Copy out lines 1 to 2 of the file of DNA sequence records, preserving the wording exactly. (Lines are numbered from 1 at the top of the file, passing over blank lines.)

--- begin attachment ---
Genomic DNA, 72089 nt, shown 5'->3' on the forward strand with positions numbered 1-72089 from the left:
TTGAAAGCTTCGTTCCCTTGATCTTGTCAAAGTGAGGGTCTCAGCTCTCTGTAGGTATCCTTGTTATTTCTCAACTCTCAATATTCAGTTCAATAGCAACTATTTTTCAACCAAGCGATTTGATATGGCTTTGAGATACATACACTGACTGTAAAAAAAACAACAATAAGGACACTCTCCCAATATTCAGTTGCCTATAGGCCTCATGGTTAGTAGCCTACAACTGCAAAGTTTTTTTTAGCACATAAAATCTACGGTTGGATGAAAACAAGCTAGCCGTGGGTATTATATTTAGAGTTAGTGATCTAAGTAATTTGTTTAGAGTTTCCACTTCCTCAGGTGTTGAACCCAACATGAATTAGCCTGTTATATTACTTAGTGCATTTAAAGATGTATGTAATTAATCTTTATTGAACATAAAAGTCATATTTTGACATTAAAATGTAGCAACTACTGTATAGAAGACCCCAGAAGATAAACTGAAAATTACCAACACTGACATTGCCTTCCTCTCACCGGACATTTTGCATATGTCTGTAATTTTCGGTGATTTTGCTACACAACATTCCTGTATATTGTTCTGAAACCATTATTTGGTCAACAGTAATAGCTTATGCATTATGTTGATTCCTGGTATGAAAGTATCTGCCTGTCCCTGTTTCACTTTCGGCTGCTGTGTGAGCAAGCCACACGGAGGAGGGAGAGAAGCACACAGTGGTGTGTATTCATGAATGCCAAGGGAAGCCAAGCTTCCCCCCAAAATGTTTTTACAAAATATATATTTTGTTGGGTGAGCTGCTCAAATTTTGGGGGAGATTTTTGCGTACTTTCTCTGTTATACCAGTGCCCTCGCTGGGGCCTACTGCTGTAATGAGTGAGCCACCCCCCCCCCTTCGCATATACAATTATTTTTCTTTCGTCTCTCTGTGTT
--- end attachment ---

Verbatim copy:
Genomic DNA, 72089 nt, shown 5'->3' on the forward strand with positions numbered 1-72089 from the left:
TTGAAAGCTTCGTTCCCTTGATCTTGTCAAAGTGAGGGTCTCAGCTCTCTGTAGGTATCCTTGTTATTTCTCAACTCTCAATATTCAGTTCAATAGCAACTATTTTTCAACCAAGCGATTTGATATGGCTTTGAGATACATACACTGACTGTAAAAAAAACAACAATAAGGACACTCTCCCAATATTCAGTTGCCTATAGGCCTCATGGTTAGTAGCCTACAACTGCAAAGTTTTTTTTAGCACATAAAATCTACGGTTGGATGAAAACAAGCTAGCCGTGGGTATTATATTTAGAGTTAGTGATCTAAGTAATTTGTTTAGAGTTTCCACTTCCTCAGGTGTTGAACCCAACATGAATTAGCCTGTTATATTACTTAGTGCATTTAAAGATGTATGTAATTAATCTTTATTGAACATAAAAGTCATATTTTGACATTAAAATGTAGCAACTACTGTATAGAAGACCCCAGAAGATAAACTGAAAATTACCAACACTGACATTGCCTTCCTCTCACCGGACATTTTGCATATGTCTGTAATTTTCGGTGATTTTGCTACACAACATTCCTGTATATTGTTCTGAAACCATTATTTGGTCAACAGTAATAGCTTATGCATTATGTTGATTCCTGGTATGAAAGTATCTGCCTGTCCCTGTTTCACTTTCGGCTGCTGTGTGAGCAAGCCACACGGAGGAGGGAGAGAAGCACACAGTGGTGTGTATTCATGAATGCCAAGGGAAGCCAAGCTTCCCCCCAAAATGTTTTTACAAAATATATATTTTGTTGGGTGAGCTGCTCAAATTTTGGGGGAGATTTTTGCGTACTTTCTCTGTTATACCAGTGCCCTCGCTGGGGCCTACTGCTGTAATGAGTGAGCCACCCCCCCCCCTTCGCATATACAATTATTTTTCTTTCGTCTCTCTGTGTT